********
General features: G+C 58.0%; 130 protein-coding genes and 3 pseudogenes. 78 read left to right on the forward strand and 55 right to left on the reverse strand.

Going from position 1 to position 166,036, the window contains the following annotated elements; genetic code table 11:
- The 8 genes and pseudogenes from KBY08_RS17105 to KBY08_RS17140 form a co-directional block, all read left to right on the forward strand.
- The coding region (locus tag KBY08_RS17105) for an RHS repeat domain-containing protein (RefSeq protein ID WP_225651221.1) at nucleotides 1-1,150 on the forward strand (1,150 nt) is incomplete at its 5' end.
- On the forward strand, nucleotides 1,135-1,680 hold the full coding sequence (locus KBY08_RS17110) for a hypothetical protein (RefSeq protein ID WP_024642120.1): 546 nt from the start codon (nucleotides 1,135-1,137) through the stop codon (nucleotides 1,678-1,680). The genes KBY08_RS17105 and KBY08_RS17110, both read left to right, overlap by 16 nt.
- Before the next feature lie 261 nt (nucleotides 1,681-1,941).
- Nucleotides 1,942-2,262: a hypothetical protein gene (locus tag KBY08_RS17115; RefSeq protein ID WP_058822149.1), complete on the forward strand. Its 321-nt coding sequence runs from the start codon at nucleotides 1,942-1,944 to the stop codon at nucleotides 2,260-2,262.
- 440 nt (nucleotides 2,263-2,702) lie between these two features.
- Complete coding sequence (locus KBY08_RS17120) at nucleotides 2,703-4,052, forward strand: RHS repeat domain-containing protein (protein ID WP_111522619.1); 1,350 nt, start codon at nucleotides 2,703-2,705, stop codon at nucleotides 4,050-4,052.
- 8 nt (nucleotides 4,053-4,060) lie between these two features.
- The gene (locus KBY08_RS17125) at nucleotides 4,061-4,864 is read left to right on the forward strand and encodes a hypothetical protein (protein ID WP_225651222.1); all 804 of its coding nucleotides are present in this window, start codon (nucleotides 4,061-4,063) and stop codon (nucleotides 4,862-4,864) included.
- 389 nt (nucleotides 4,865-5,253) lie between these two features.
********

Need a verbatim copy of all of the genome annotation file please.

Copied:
General features: G+C 58.0%; 130 protein-coding genes and 3 pseudogenes. 78 read left to right on the forward strand and 55 right to left on the reverse strand.

Going from position 1 to position 166,036, the window contains the following annotated elements; genetic code table 11:
- The 8 genes and pseudogenes from KBY08_RS17105 to KBY08_RS17140 form a co-directional block, all read left to right on the forward strand.
- The coding region (locus tag KBY08_RS17105) for an RHS repeat domain-containing protein (RefSeq protein ID WP_225651221.1) at nucleotides 1-1,150 on the forward strand (1,150 nt) is incomplete at its 5' end.
- On the forward strand, nucleotides 1,135-1,680 hold the full coding sequence (locus KBY08_RS17110) for a hypothetical protein (RefSeq protein ID WP_024642120.1): 546 nt from the start codon (nucleotides 1,135-1,137) through the stop codon (nucleotides 1,678-1,680). The genes KBY08_RS17105 and KBY08_RS17110, both read left to right, overlap by 16 nt.
- Before the next feature lie 261 nt (nucleotides 1,681-1,941).
- Nucleotides 1,942-2,262: a hypothetical protein gene (locus tag KBY08_RS17115; RefSeq protein ID WP_058822149.1), complete on the forward strand. Its 321-nt coding sequence runs from the start codon at nucleotides 1,942-1,944 to the stop codon at nucleotides 2,260-2,262.
- 440 nt (nucleotides 2,263-2,702) lie between these two features.
- Complete coding sequence (locus KBY08_RS17120) at nucleotides 2,703-4,052, forward strand: RHS repeat domain-containing protein (protein ID WP_111522619.1); 1,350 nt, start codon at nucleotides 2,703-2,705, stop codon at nucleotides 4,050-4,052.
- 8 nt (nucleotides 4,053-4,060) lie between these two features.
- The gene (locus KBY08_RS17125) at nucleotides 4,061-4,864 is read left to right on the forward strand and encodes a hypothetical protein (protein ID WP_225651222.1); all 804 of its coding nucleotides are present in this window, start codon (nucleotides 4,061-4,063) and stop codon (nucleotides 4,862-4,864) included.
- 389 nt (nucleotides 4,865-5,253) lie between these two features.